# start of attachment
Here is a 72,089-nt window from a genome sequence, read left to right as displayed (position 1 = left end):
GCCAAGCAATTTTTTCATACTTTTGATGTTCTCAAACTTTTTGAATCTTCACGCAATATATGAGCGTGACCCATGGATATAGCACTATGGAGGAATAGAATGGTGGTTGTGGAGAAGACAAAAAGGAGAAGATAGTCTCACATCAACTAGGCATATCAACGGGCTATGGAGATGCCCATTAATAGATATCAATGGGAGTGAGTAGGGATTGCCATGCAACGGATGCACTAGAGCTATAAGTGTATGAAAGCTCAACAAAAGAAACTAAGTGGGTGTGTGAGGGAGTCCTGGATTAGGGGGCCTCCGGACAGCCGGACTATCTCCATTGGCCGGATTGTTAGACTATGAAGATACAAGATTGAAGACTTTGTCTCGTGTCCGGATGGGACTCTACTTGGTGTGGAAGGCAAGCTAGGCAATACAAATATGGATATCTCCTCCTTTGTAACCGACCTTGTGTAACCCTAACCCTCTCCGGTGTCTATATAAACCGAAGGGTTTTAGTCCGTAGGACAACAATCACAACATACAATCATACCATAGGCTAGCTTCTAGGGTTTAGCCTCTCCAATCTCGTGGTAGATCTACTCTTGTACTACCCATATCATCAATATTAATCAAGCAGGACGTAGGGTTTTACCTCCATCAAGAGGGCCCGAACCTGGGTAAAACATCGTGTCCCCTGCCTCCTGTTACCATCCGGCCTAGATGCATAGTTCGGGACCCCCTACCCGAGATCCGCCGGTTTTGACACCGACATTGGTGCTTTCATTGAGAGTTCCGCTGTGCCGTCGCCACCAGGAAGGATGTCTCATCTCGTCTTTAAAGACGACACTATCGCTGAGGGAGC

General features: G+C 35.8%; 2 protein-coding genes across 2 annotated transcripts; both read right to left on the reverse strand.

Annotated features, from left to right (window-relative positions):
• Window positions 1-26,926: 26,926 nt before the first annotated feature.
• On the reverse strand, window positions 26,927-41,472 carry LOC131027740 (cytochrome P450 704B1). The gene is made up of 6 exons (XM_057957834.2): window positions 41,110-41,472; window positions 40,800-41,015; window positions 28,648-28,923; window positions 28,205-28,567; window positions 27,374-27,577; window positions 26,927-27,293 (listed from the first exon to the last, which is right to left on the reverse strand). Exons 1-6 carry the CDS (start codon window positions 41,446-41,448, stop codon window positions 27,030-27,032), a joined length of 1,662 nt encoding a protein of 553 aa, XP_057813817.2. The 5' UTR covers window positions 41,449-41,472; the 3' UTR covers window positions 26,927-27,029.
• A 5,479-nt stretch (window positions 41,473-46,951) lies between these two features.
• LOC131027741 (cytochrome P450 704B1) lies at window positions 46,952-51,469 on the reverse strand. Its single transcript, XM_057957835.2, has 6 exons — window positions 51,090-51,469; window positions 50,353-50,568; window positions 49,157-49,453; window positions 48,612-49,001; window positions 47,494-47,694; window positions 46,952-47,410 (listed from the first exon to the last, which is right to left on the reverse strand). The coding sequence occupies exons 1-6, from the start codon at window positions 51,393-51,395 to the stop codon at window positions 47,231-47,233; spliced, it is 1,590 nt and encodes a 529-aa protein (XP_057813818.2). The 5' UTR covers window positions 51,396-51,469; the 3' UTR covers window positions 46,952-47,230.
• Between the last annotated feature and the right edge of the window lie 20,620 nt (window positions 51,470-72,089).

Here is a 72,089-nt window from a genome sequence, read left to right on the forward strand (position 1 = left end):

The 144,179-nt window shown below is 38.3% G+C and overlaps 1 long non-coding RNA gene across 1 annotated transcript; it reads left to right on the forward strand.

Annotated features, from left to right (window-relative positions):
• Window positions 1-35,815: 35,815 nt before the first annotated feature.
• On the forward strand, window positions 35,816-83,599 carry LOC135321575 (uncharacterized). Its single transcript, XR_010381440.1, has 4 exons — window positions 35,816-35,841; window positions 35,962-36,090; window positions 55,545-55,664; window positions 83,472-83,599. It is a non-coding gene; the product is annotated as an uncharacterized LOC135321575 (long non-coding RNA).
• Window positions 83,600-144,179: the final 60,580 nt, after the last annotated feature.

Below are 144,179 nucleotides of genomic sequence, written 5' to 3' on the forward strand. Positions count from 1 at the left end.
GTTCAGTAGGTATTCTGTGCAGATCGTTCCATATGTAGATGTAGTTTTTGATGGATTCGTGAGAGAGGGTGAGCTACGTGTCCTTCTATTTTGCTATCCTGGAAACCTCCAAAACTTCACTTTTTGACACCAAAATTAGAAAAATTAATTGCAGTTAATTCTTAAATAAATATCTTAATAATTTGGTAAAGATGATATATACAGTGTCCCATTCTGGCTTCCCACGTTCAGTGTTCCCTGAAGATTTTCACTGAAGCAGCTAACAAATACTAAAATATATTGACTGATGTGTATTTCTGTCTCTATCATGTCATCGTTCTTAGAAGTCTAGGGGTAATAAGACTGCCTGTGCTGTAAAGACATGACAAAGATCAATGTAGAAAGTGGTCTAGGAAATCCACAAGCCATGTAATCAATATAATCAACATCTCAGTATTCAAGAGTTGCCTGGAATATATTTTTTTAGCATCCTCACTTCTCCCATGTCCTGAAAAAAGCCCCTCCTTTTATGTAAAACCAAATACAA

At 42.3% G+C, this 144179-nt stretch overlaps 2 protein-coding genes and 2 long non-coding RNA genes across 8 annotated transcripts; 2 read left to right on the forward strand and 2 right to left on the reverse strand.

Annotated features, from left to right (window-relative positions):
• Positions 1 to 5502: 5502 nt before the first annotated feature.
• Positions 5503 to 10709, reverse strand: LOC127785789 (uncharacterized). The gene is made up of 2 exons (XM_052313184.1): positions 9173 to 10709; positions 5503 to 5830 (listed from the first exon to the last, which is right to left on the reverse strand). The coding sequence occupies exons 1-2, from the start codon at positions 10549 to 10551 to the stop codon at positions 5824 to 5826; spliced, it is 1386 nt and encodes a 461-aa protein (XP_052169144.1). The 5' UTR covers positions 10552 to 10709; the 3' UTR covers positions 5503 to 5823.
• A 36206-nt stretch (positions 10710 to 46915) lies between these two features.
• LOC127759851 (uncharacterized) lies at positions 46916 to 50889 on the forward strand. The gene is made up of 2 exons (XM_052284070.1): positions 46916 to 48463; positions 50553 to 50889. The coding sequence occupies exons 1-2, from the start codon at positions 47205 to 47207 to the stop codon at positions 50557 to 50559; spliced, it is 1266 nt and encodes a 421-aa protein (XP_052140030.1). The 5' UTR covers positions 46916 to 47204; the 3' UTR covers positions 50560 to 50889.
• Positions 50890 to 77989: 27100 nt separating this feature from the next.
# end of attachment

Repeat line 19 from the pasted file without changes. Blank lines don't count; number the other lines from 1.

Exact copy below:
Annotated features, from left to right (window-relative positions):